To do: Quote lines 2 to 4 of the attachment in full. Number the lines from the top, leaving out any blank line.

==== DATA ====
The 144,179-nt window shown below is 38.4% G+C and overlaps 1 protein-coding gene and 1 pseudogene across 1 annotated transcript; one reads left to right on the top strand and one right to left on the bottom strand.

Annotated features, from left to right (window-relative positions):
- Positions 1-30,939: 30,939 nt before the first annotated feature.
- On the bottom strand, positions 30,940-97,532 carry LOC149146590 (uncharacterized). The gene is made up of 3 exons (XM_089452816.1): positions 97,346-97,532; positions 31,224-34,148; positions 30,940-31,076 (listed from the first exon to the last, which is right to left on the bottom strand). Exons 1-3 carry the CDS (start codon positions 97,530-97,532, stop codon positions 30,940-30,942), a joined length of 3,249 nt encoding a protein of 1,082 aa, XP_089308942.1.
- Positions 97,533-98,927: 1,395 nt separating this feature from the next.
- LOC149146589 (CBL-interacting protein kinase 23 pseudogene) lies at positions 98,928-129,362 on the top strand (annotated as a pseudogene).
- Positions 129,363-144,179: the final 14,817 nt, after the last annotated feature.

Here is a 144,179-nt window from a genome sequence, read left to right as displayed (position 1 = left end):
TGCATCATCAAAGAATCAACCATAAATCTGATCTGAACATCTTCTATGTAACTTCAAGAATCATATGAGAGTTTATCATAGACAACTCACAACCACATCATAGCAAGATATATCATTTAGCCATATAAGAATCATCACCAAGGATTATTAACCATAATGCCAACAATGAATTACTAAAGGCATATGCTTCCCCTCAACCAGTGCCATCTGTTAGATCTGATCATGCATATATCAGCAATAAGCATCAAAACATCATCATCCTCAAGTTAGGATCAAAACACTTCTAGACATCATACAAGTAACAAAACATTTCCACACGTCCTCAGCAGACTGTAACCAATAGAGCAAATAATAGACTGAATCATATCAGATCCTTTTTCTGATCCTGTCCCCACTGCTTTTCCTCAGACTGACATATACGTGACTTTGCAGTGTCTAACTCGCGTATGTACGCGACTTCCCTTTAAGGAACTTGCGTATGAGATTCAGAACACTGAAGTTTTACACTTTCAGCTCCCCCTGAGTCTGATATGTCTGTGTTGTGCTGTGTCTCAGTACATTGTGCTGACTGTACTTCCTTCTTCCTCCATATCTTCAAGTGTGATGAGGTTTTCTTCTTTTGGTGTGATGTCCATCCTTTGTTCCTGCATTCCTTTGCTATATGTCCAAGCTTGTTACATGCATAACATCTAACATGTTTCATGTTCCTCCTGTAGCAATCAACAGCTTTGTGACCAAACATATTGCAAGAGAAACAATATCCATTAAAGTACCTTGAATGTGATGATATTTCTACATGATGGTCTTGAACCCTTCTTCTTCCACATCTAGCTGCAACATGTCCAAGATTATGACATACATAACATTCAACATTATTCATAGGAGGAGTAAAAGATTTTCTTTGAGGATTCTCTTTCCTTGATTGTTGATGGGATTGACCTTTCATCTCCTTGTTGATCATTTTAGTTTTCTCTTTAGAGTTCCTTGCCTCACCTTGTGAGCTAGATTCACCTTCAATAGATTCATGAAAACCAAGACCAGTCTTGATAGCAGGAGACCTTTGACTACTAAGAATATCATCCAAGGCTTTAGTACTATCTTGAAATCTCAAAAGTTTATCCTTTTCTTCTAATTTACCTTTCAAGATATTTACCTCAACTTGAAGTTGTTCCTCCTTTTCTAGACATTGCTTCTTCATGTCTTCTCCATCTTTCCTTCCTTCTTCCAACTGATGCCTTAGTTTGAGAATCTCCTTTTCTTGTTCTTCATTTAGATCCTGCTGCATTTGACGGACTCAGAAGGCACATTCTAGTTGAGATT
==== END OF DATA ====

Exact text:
Annotated features, from left to right (window-relative positions):
- Positions 1-30,939: 30,939 nt before the first annotated feature.
- On the bottom strand, positions 30,940-97,532 carry LOC149146590 (uncharacterized). The gene is made up of 3 exons (XM_089452816.1): positions 97,346-97,532; positions 31,224-34,148; positions 30,940-31,076 (listed from the first exon to the last, which is right to left on the bottom strand). Exons 1-3 carry the CDS (start codon positions 97,530-97,532, stop codon positions 30,940-30,942), a joined length of 3,249 nt encoding a protein of 1,082 aa, XP_089308942.1.